We pay for our food and I wrangle the girls back into the race car cart. As we roll out to the truck, I begin to explain, “You get to pick one thing up to a limit of five dollars. Five dollars isn't an allowance for you to spend... “


As exasperating as constantly being challenged can be, I also kind of love it. I love that my girl sees a boundary, and she has to run up and down to see how far it goes. She looks for cracks in the mortar and holes big enough to crawl through. She tests her strength and the flexibility of the wall by pushing to see if it’ll move. If she finds a door in the wall she works really hard to see if she can unlock it.

 I’d never want her to cower before a barrier; afraid that it might suddenly dump boiling oil on her. I’m also glad she doesn't pretend she doesn't care about the wall only to tunnel under it later and return sweeping away her tracks. I’m glad her strong will makes my life difficult. It has taught me how and when to be firm and when it’s appropriate to negotiate. My hope is that I can help strengthen that will of hers as she grows up. She’s going to need it.

Monday, April 15, 2013

Parenting Book Review - The No-Cry Sleep Solution

Powell's Books · Barnes & Noble
Elizabeth Pantley - © 2002

There is an almost universal malady among parents of young children and babies and it’s called Sleep Deprived. You know if you suffer from this condition if your baggy eyes remind you to that you need to call Grandma June, your pillow hair resists all attempts at taming, you put the cereal in the fridge and milk in the cupboard, and slinged to your body is a bundle from heaven for whom all of this is worthwhile.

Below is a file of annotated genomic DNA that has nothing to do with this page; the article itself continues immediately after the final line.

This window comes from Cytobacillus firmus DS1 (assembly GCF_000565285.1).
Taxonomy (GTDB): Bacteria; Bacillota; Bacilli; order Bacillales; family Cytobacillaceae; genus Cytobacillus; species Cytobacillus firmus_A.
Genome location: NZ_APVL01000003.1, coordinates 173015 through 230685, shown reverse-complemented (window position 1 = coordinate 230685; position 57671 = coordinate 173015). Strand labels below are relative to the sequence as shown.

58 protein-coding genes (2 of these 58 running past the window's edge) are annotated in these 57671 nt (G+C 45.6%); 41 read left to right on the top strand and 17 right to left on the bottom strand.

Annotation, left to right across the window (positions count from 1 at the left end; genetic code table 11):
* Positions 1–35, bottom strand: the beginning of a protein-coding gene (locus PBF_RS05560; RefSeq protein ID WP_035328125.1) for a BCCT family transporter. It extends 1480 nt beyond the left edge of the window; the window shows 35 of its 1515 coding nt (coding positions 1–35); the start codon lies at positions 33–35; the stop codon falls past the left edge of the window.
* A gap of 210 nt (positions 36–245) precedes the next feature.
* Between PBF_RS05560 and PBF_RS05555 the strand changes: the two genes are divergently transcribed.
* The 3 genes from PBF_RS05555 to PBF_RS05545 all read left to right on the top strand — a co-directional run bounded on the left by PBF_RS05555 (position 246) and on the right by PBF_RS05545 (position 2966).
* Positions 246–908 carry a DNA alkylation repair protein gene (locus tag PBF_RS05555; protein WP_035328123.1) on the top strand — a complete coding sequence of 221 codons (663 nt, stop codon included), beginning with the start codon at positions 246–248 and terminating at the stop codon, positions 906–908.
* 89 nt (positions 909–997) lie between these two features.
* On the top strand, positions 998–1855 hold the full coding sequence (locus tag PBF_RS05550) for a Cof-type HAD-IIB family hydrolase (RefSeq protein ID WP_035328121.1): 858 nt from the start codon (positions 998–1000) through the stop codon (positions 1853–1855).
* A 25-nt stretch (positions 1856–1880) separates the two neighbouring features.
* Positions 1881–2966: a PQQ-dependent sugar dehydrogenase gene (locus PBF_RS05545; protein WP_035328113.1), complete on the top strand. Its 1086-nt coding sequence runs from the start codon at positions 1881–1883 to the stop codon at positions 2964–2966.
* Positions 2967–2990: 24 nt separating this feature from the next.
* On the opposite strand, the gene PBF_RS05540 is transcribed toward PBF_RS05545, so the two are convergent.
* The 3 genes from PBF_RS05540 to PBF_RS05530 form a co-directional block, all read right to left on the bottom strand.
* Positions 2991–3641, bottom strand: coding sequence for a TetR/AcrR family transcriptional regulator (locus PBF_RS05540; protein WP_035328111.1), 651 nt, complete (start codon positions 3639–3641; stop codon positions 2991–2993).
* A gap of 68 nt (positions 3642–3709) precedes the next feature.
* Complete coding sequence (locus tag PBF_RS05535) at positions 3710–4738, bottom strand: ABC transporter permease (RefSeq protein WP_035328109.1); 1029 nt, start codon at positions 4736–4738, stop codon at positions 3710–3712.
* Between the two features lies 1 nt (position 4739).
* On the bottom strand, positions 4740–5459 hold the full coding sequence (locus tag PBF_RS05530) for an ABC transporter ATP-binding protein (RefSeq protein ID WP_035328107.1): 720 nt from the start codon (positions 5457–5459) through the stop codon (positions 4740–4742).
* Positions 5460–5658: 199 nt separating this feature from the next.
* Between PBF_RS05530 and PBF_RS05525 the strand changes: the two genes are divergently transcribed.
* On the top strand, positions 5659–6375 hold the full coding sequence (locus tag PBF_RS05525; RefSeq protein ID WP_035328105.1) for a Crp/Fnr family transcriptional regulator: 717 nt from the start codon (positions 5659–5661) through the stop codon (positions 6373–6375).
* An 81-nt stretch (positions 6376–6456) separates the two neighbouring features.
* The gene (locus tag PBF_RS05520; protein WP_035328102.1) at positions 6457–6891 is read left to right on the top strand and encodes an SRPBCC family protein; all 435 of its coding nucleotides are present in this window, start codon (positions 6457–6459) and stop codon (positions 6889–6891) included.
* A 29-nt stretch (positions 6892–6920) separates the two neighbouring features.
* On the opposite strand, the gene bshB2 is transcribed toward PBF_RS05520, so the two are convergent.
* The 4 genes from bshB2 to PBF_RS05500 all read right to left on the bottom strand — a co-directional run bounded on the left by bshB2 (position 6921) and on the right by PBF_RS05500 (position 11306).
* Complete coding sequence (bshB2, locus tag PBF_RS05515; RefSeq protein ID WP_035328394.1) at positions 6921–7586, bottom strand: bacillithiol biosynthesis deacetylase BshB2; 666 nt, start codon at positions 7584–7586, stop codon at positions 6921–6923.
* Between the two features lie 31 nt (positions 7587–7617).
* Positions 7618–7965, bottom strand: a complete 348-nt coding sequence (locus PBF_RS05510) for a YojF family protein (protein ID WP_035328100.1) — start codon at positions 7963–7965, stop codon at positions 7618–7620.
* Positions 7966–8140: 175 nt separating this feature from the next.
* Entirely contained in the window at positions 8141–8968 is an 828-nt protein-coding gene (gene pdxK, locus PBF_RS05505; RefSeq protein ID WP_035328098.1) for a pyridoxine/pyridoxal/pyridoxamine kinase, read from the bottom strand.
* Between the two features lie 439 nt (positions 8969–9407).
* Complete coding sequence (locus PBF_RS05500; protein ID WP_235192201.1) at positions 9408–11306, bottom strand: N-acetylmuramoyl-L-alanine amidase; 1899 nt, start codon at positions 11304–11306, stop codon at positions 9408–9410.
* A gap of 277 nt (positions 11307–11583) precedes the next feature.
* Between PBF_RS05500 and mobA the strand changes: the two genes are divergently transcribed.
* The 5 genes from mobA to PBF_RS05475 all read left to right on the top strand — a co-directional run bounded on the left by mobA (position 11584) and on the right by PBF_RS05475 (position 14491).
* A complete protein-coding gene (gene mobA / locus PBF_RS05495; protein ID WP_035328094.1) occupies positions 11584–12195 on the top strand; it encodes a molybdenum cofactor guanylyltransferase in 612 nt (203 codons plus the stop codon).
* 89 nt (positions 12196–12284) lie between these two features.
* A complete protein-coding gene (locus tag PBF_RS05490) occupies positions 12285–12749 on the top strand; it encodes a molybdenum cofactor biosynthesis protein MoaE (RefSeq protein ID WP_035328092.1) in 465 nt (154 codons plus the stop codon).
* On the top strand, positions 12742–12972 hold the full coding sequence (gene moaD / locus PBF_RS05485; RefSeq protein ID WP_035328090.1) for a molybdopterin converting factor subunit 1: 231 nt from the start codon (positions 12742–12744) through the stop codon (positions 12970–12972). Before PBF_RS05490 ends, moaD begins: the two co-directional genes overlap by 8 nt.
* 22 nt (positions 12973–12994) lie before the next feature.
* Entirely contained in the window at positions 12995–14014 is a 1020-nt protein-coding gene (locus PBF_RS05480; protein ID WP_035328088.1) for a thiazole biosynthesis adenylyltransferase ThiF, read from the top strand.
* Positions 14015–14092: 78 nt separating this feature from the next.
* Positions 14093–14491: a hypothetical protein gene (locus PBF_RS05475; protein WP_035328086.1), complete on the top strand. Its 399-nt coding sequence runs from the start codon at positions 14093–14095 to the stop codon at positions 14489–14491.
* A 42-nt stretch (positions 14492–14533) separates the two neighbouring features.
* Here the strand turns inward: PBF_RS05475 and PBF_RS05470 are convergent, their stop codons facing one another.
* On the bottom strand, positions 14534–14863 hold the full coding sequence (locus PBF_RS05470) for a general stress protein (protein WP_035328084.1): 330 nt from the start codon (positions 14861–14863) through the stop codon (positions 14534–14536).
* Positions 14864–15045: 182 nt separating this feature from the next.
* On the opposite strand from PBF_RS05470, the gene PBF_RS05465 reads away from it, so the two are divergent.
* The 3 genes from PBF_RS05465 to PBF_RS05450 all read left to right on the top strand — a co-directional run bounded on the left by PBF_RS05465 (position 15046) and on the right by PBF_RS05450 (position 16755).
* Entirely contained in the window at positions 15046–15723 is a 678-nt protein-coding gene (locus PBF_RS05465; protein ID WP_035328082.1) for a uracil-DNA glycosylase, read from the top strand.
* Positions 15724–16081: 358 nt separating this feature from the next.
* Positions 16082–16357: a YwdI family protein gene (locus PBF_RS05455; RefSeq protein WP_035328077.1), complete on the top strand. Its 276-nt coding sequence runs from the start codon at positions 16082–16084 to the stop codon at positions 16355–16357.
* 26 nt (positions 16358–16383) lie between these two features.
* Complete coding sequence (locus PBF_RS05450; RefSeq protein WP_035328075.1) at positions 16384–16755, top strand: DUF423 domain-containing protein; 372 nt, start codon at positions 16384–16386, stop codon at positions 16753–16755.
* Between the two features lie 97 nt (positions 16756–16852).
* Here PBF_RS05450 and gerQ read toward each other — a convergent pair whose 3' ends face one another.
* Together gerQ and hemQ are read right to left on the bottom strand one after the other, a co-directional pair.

But you think, “Can’t I have this wonderful baby AND get some sleep?”

What if I said, “Yes”?

If you’re like me you’d say, “But I can’t—won’t make her cry.”

What if I still said, “Yes”?

It is possible.  I know because I was there and we did it thanks to a wonderful book called The No-Cry Sleep Solution. Instead of a one-size-fits all approach this book respects the unique combination of you and your baby’s temperaments. Not once, has there ever been a mom exactly like you, nor a baby exactly like yours. This wonderful variety among people almost ensures that whatever trick worked for someone else probably won’t for you, and you’re left feeling like you’re doing something wrong. This book supports different parenting styles by offering help for nursing moms, bottle fed babies, pacifier users, co-sleeper and crib sleepers alike and provides dozens ideas from which you plot your own route out of the fog of sleep deprivation.

At four months old, my first daughter Boots was only waking once a night and we thought the worst was behind us. However, her sleep got progressively worse as she started teething and reaching developmental milestones. I knew my tenderhearted husband and I would not be able to muster the wherewithal to let her cry-it-out, as her doctor and many of my friends felt was the only way.